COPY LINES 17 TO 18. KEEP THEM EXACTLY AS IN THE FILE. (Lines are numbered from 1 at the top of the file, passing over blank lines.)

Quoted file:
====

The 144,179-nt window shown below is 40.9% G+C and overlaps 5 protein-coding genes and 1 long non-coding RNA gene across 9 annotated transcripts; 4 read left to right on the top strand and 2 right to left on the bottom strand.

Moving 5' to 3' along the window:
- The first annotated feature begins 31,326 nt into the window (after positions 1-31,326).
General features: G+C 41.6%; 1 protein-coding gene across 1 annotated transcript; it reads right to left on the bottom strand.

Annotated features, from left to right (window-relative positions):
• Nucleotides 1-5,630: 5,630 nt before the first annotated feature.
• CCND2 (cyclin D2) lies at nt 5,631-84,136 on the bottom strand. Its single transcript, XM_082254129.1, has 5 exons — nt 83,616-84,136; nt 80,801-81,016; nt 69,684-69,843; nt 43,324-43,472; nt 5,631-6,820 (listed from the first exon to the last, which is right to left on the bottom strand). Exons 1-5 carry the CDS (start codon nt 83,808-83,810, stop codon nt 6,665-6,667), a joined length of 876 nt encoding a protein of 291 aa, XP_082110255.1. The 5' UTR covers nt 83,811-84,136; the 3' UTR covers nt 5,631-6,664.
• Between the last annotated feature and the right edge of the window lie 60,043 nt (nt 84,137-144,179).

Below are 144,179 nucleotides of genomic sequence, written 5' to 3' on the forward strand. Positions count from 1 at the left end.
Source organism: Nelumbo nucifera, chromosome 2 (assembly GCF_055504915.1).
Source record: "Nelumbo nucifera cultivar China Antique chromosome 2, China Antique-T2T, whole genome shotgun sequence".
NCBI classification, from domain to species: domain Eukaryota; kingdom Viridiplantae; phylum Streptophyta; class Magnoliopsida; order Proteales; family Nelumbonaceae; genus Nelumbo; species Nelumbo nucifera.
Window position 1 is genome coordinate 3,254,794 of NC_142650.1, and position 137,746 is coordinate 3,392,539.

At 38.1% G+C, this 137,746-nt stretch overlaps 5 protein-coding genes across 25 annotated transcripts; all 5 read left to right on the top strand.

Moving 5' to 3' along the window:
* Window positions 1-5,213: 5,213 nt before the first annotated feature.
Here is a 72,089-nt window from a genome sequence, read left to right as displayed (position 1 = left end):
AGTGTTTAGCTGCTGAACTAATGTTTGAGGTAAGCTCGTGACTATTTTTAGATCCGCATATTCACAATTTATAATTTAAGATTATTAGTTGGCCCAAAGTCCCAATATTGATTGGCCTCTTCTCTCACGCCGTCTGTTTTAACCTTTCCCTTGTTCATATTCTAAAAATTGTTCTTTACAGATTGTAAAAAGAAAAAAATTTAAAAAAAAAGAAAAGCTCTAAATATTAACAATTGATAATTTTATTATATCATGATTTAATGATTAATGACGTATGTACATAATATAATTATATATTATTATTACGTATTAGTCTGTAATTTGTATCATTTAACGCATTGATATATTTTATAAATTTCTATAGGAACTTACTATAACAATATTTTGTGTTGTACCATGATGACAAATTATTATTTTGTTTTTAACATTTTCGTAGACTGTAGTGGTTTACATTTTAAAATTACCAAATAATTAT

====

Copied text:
Here is a 72,089-nt window from a genome sequence, read left to right as displayed (position 1 = left end):
AGTGTTTAGCTGCTGAACTAATGTTTGAGGTAAGCTCGTGACTATTTTTAGATCCGCATATTCACAATTTATAATTTAAGATTATTAGTTGGCCCAAAGTCCCAATATTGATTGGCCTCTTCTCTCACGCCGTCTGTTTTAACCTTTCCCTTGTTCATATTCTAAAAATTGTTCTTTACAGATTGTAAAAAGAAAAAAATTTAAAAAAAAAGAAAAGCTCTAAATATTAACAATTGATAATTTTATTATATCATGATTTAATGATTAATGACGTATGTACATAATATAATTATATATTATTATTACGTATTAGTCTGTAATTTGTATCATTTAACGCATTGATATATTTTATAAATTTCTATAGGAACTTACTATAACAATATTTTGTGTTGTACCATGATGACAAATTATTATTTTGTTTTTAACATTTTCGTAGACTGTAGTGGTTTACATTTTAAAATTACCAAATAATTAT